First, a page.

It is because of this very reason, that low-level languages are also extremely difficult to learn for beginners, which is why they are not as popular as high-level languages.

Assembly Language is an example of a low-level language.

High-Level Languages

On the other hand, High-Level Languages are the machine-independent programming languages, which are easy to write, read, edit and understand.

So, while they may not interact with the machine directly and need to go through a compiler, they are extremely versatile and beginner friendly.

Examples of high-level languages are Python, Java, .Net, Pascal, COBOL, C++, C, C# etc.

The Python Library

One of the greatest strengths of Python is its super extensive library. The library contains built-in modules (written in C) that provide access to system functionality such as file I/O that would otherwise be inaccessible to Python programmers, as well as modules written in Python that provide standardized solutions for many problems that occur in everyday programming.

To make sure that internet facing applications are well-represented as well, many standard formats protocols like MIME and HTTP are supported in the library. It includes modules for creating graphical user interfaces, connecting to relational databases, generating pseudorandom numbers, arithmetic with arbitrary precision decimals, manipulating regular expressions, and unit testing.

As of March 2018, the Python Package Index (PyPI), the official repository for third-party Python software, contains over 130,000 packages with a wide range of functionality, including:

  • Graphical user interfaces
  • Web frameworks
  • Multimedia
  • Databases
  • Networking
  • Test frameworks
  • Automation
  • Web scraping[97]
  • Documentation
  • System administration
  • Scientific computing
  • Text processing
  • Image processing

What You Need To Start Off

  • Firstly, you will need to go to and download the latest version
  • Secondly, you will need to download Visual Studio Code which you can do right here.

Before we continue, let’s just configure our Visual Studio.

Once you are done installing it, you will see this screen.

The Ultimate Guide to Python and Blockchain: Part 1 Python blockchain

Now, go on File ->Open

After that, you need to create a folder. Let’s call this folder “Hello World”.

Once that is done, you will need to go to Extensions and install “Python”.

Note: The last Icon on the left toolbar (the square-shaped thing) is the Extensions button.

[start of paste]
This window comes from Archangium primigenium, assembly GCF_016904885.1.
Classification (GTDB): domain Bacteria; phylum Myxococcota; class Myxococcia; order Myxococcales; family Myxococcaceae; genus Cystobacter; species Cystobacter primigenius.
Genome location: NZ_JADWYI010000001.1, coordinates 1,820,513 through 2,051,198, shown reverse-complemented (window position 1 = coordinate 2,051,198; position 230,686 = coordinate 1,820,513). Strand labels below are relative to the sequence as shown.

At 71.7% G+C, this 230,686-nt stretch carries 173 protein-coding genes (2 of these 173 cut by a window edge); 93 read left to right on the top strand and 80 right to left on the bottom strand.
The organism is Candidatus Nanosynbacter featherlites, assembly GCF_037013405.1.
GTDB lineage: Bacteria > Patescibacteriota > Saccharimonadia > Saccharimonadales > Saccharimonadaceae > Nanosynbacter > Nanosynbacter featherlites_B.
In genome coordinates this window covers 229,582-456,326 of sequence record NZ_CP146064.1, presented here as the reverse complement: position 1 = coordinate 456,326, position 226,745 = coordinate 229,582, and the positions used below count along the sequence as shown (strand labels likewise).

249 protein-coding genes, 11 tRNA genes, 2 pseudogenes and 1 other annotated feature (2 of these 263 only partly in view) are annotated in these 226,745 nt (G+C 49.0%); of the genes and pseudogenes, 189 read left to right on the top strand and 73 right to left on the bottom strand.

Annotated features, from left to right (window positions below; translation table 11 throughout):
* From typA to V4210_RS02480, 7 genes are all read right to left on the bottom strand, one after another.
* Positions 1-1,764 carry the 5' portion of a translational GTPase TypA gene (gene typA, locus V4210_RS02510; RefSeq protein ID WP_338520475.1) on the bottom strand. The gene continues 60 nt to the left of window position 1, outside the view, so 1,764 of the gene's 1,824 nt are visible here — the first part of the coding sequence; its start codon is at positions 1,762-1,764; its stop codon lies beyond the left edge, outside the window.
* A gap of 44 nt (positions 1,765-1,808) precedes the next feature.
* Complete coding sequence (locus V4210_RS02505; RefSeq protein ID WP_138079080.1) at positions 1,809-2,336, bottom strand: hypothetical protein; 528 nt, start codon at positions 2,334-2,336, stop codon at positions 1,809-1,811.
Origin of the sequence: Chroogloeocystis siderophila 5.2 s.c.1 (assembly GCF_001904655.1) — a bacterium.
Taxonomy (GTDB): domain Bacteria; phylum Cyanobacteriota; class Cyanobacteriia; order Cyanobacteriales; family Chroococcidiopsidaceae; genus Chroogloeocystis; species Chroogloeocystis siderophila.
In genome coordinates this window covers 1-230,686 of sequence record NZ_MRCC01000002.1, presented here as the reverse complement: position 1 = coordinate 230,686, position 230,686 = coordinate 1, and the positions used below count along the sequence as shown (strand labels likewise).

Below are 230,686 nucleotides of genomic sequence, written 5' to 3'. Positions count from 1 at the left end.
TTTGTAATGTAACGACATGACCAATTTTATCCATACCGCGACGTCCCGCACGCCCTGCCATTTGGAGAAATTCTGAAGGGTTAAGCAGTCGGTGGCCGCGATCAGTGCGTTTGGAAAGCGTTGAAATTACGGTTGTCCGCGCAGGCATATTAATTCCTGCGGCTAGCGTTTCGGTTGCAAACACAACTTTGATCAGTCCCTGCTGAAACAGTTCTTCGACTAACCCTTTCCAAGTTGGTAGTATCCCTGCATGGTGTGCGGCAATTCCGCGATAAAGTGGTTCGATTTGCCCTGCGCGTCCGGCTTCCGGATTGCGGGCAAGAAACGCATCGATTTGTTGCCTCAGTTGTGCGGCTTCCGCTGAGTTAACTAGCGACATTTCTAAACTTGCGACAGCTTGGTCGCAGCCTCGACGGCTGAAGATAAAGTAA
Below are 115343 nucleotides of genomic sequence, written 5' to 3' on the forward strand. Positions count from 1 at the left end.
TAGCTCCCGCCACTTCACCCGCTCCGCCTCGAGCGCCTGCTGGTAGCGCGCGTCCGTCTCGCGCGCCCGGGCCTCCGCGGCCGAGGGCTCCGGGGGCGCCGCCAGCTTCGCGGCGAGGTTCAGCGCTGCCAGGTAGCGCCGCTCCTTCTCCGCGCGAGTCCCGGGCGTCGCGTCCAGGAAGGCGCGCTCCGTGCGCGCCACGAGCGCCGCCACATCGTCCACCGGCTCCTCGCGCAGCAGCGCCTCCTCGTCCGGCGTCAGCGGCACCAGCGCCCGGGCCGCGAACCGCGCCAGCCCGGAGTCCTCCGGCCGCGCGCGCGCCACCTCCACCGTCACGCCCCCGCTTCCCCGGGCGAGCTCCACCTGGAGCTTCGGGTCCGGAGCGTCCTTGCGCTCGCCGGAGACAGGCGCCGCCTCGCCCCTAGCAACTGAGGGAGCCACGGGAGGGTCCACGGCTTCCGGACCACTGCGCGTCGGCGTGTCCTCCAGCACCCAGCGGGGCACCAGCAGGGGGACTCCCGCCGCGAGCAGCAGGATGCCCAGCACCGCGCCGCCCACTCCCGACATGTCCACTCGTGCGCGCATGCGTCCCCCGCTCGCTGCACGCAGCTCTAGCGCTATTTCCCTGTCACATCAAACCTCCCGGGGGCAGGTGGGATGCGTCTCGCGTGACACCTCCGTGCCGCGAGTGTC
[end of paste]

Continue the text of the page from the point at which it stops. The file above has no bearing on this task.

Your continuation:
Alright, now that that’s done, let’s start with some coding!!

Note: Before moving onto Visual Studio Code, we will be working on “Terminal” for Mac and “Command Prompt” for Windows

Starting Things Off

The first line on your Terminal should look something like this (we are using a Mac air):

X’s-MacBook-Air:~ Y$

Right next to that line write “python”

X’s-MacBook-Air:~ Y$ python

Once you press enter, you will see this:

Python 2.7.10 (default, Aug 17 2018, 17:41:52)

[GCC 4.2.1 Compatible Apple LLVM 10.0.0 (clang-1000.0.42)] on darwin

Type “help”, “copyright”, “credits” or “license” for more information.


Basically, this means that you are now in and can start coding.

Let’s start off with simple numerical operators.

The Ultimate Guide to Python and Blockchain: Part 1

As you can see, pretty standard affair thus far. All the operations that we have done so far, follow the REPL formula.

R = Read

E = Evaluate

P = Print

L = Loop

2+2 is Read

The calculation of the result is Evaluate.

Printing of the result, i.e. 4 is Print

Loop basically means going back and starting all over again.

Let’s try to print “Hello World”.

>>> print(‘Hello World’)

Hello World

See, pretty simple. You just use print() and put ‘Hello World’ inside in quotations. In the very next line itself, it will be printed. Also, note how we are not using a semi-colon to end our statements in python.

Data Types In Python

Alright, so now let’s talk about Data Types. In Python, there are 4 basic data types:

  • Boolean
  • Numbers (Integer and float)
  • String


Boolean values are a standard in programming languages. Boolean variables can only take in two values, True and False. They are really useful for condition-oriented coding such as if-else and loops.